Is Afghan President Hamid Karzai acting crazy again?
Had he watched President Obama's State of the Union address last month, Karzai would have noticed that the evening's first standing ovation—and a bipartisan one, at that—came when Obama announced that "by the end of this year … America's longest war will finally be over."
At its Lisbon summit three years ago, NATO agreed, with Karzai's consent, to pull its troops out of Afghanistan at the end of 2014. Obama's declaration only affirmed that decision. He did, however, add a little twist, noting:
If the Afghan government signs a security agreement that we have negotiated, a small force of Americans could remain in Afghanistan with NATO allies to carry out two narrow missions: training and assisting Afghan forces and counterterrorism operations to pursue any remnants of al-Qaida.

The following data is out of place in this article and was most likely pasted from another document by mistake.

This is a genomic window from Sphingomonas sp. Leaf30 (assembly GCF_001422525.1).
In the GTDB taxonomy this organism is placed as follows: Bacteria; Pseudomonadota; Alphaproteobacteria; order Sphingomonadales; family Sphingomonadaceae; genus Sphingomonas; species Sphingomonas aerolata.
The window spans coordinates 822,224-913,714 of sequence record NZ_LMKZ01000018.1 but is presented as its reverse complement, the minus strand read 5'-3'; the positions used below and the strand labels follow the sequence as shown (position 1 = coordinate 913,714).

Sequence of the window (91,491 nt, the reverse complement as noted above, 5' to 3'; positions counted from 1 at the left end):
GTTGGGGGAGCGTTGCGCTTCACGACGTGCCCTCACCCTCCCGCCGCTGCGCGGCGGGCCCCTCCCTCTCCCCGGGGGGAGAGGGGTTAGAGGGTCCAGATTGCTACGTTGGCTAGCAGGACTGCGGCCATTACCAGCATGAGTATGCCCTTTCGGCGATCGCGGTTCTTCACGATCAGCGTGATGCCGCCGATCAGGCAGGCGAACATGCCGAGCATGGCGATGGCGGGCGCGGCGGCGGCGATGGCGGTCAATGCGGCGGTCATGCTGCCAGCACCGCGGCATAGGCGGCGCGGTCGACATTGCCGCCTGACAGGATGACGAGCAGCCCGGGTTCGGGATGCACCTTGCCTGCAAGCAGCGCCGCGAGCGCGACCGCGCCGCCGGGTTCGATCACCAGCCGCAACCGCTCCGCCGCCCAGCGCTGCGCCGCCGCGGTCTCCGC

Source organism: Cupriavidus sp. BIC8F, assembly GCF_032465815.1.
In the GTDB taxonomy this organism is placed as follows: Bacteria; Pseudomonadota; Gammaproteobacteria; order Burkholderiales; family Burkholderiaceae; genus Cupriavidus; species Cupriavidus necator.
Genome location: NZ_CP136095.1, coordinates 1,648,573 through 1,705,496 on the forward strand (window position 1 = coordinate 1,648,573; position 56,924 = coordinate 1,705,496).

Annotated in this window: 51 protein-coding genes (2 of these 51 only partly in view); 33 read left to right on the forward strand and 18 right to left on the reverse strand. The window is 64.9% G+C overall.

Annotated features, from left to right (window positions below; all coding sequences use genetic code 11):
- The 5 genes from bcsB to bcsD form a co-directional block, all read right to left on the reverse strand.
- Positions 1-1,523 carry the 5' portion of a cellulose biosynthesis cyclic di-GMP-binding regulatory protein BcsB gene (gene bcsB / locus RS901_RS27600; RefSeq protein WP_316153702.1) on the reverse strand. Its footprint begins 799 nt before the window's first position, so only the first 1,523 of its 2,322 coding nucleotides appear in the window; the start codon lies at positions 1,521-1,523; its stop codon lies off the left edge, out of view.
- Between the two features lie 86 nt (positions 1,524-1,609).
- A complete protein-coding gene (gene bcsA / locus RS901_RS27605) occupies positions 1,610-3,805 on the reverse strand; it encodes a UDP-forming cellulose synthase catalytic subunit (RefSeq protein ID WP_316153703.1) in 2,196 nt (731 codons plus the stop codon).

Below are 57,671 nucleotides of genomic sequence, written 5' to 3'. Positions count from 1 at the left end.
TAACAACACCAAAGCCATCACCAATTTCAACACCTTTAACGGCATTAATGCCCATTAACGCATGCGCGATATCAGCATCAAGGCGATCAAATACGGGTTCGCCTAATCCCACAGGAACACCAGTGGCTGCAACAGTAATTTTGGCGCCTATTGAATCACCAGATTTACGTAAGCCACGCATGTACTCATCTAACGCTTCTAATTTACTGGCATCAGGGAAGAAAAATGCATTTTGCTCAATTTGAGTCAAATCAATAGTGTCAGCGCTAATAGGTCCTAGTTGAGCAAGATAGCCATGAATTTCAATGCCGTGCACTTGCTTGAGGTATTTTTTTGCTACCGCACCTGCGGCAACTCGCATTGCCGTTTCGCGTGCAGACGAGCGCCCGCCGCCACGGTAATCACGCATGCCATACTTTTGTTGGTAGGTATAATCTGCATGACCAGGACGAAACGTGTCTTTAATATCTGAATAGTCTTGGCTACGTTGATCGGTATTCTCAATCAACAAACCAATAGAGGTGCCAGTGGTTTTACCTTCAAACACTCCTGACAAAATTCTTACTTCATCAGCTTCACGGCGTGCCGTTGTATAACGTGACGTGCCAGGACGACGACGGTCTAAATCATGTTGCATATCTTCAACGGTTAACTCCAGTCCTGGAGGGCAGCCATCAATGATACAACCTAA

The "small force" would amount to roughly 10,000 NATO troops, two-thirds of them American—not quite one-fifth the number there now. The key condition, however, is that the Afghan government must sign a bilateral security agreement, which has already been negotiated by U.S. and Afghan officials. If it isn't signed, all NATO troops will leave at the end of the year, all military aid will be cut off—and, as a likely result, not just the Afghan army but the Afghan government, and probably the entire country, will go bankrupt.